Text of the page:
Senate wants end to oil credits now, reconvening July 10
State Senate Republicans pitched their latest plan to once and for all end refundable oil and gas tax credits much sooner than later.
Senate President Pete Kelly, R-Fairbanks, said at a Thursday morning press conference in Anchorage that a combination of lower-than-expected oil prices and fewer exactable budget cuts than Republican majority members wanted has made ending the program immediately an urgent matter.
For those reasons Senate Republicans proposing the final version of House Bill 111 have an effective date that retroactively ends the credits for North Slope operators and explorers elsewhere in the state July 1. The differing versions of the bill that passed the House and Senate this spring have Jan. 1, 2018 implementation dates and would end the credit program then.
The senators stressed that the state is currently accruing a credit liability of about $1 million per day; so ending the program six months sooner could save the state nearly $200 million.
Those payments, which under current law are for up to 35 percent of a small producer or explorer’s annual losses, would be transformed to tax deductions that could be applied immediately or held to offset future liabilities. It would be similar to how the North Slope majors that are not eligible for the cashable credits use their carry-forward production tax deductions.
Legislators are unofficially adjourned from the special session Gov. Bill Walker called June 16 to address a litany of budget and fiscal issues. Kelly said the Senate will convene in Juneau again July 10 with the hope of quickly resolving the differences in HB 111 with the Democrat-led House Majority.
The 30-day special session ends July 16.
Both caucuses and the governor have said since before the regular session started in January that ending the credit program was a priority. However, House leaders want structural changes to the underlying oil production tax code that would simplify it while increasing taxes at current, lower oil prices.
“The entire fiscal regime of how we treat our businesses that drill for oil up north may be up for discussion, but not now; the Senate wants to stick to cash payments,” Kelly said. “This is so easy we think we can go down and in a day — that might be a little optimistic — but in a day, we should be able to end these things.”
Kelly then called on House Resource Committee co-chairs Reps. Andy Josephson and Geran Tarr, the Anchorage Democrats who drafted the original HB 111 and are on the conference committee, to the conference table when the Senate reconvenes.
Republican legislators have long emphasized stability and prospective changes in regards to oil taxes, but Senate Resources Chair Sen. Cathy Giessel said the retroactive effective date shouldn’t be a shock to industry because it’s generally been understood the cashable work credits were on their way out.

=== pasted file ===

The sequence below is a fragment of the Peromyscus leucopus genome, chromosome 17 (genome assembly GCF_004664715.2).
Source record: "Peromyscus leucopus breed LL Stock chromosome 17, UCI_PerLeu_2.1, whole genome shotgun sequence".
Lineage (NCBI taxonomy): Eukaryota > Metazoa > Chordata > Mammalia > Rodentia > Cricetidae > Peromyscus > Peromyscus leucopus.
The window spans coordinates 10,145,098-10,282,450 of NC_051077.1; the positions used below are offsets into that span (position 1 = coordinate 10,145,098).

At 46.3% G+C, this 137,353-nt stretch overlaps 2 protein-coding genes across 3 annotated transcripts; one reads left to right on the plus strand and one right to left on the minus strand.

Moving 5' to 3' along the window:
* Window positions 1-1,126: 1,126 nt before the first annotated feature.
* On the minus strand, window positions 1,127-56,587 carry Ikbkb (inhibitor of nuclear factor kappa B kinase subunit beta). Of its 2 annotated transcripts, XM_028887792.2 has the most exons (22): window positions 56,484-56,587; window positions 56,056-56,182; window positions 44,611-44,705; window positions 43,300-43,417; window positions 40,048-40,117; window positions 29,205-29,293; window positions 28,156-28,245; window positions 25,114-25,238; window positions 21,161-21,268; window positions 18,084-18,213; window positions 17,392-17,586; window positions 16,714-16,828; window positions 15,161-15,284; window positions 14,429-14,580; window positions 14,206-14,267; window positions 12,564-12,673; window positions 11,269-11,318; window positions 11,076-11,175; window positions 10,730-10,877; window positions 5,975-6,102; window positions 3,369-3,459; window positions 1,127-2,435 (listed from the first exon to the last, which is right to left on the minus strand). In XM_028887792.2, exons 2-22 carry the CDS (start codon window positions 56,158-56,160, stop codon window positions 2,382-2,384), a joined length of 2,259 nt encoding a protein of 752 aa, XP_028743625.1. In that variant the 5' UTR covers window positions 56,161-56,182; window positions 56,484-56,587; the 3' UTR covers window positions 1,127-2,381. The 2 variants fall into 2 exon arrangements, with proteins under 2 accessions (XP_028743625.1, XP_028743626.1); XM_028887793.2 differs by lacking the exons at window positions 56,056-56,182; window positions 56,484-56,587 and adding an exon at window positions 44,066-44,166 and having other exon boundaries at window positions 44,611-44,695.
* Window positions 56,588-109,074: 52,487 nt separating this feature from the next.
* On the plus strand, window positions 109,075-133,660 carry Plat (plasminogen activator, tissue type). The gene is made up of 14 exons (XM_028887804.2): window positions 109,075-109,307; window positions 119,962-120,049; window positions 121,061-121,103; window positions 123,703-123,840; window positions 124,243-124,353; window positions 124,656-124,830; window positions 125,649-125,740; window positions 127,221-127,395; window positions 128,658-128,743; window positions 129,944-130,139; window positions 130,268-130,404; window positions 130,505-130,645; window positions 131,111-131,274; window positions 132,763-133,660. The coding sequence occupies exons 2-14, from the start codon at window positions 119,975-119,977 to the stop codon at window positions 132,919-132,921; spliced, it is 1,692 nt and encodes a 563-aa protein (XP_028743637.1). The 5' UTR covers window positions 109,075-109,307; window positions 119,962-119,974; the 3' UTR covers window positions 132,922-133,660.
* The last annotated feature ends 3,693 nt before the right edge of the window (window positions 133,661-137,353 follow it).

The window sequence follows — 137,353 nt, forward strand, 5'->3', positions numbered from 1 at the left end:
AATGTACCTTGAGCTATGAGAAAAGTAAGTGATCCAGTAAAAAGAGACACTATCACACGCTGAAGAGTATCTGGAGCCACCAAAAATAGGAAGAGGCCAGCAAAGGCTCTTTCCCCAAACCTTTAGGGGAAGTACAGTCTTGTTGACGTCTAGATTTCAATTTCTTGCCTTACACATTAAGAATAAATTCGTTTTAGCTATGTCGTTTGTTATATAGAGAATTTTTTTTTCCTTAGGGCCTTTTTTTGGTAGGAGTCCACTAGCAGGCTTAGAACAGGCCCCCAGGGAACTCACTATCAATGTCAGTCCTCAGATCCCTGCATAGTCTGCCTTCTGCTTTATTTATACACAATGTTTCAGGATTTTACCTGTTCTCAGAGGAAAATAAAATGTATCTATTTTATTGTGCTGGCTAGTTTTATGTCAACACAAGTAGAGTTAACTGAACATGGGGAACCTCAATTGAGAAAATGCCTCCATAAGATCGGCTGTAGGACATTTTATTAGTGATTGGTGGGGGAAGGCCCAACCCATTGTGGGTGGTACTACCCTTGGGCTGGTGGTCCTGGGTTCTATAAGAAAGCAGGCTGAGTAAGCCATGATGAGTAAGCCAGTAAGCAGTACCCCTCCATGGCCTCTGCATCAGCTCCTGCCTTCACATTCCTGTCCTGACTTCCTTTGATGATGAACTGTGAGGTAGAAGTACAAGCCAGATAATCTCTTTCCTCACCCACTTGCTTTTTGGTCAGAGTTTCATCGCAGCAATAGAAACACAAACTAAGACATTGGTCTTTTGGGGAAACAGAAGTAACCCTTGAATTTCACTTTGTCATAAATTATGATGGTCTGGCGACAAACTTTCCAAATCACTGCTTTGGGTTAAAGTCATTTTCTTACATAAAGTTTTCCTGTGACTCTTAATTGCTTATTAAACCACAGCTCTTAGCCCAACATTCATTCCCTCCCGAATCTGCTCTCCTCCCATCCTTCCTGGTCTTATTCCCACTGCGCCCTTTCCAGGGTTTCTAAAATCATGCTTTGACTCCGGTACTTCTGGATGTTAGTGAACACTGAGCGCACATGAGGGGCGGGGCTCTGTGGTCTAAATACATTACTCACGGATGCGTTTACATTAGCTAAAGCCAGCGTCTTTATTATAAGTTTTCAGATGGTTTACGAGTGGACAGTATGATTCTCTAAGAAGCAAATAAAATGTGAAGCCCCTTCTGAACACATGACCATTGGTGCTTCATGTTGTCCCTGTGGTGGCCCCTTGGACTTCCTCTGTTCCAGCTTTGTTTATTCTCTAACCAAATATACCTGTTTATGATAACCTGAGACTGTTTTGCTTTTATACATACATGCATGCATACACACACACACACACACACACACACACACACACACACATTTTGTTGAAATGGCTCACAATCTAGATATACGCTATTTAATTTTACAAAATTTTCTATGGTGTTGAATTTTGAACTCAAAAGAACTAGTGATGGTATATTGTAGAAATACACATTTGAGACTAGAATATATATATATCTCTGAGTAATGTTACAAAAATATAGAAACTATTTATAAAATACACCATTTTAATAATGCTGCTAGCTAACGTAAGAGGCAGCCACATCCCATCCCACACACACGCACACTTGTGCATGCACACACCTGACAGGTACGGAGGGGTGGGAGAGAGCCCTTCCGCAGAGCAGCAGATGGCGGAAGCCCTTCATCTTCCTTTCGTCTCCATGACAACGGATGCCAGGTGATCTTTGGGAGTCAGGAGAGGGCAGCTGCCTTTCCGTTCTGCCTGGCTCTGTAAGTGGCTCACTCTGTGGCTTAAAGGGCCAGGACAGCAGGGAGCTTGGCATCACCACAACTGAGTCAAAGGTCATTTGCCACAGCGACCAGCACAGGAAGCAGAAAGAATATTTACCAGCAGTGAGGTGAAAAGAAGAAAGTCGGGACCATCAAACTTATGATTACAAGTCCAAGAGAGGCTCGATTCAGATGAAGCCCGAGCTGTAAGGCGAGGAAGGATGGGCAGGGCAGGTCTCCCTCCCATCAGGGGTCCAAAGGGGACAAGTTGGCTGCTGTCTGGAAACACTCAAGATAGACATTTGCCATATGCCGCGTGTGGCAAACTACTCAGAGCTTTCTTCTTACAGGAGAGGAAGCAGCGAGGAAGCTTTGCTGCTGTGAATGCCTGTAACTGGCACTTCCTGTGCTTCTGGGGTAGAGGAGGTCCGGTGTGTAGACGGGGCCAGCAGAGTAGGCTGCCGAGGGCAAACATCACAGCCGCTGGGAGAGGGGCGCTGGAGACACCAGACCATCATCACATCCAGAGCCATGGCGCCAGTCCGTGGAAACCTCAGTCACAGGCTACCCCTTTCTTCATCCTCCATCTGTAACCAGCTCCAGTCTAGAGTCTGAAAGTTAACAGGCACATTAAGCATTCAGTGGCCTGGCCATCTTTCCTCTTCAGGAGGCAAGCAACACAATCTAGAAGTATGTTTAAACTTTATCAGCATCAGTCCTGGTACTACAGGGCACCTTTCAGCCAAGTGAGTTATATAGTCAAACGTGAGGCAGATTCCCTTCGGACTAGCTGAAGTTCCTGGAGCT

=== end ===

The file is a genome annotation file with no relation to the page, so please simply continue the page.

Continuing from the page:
Additionally, Gov. Walker's vetoes of $630 million in credit payments over the past two years have limited the value of the credits to companies, as it is now unclear when they will be paid, she noted.
Walker vetoed portions of the previous two credit appropriations to save the state from immediate expenses while facing annual budget deficits approaching $3 billion.
“It will have a negative impact on companies, we know that and we regret that but the fact of the matter is the state cannot afford this anymore,” Giessel said.
Caelus Energy cited tax credit uncertainty as part of the reason it decided to defer drilling an appraisal well at its very large Smith Bay North Slope oil prospect.
Giessel also said Senate Republicans are on board with Walker’s proposal in his fiscal compromise to “ring fence” deductions, or require they only be used to offset production from the project through which they were earned.
The ring fencing provision is intended to prevent a company from purchasing a non-producing project and “cannibalizing” the tax deductions earned by the seller for use against taxes earned elsewhere, Giessel explained.
“No deduction without production,” she said without starting a chant.
Rep. Tarr said in an interview that the Senate’s proposal simply masks the credit problem by shifting away from cash payments now to forgone tax revenue in the future, when the 35 percent deductions are applied with her own slogan.
“Quick reaction is — we don’t want to change the name to pay the same,” Tarr said.
The House proposal would set a flat 25 percent production tax rate at prices up to $100 per barrel and offset it with a 25 percent loss deduction.
Democrats say the problem with the current production tax law known as Senate Bill 21 is credits built into the system ramp the tax rate down from the 35 percent statutory rate to less than half that while companies can still get deductions at 35 percent.
For those reasons, the Revenue Department projects the House’s HB 111 would take in about $800 million more than the Senate’s over the next decade.
At current oil prices of about $45 per barrel, the state already takes 77 percent of the profit on an average barrel of North Slope oil, according to Giessel.
Tarr said HB 111 is a key revenue component of the House Majority coalition’s overall fiscal plan.
She also agreed with industry’s regular criticism that the State of Alaska consistently changes oil tax policy making it hard for companies to plan, saying settling oil taxes — and other fiscal matters — for several years would give the Legislature time to focus on other major issues such as health care and education.
“We think now is the time for action,” Tarr said.
Elwood Brehmer can be reached at firstname.lastname@example.org.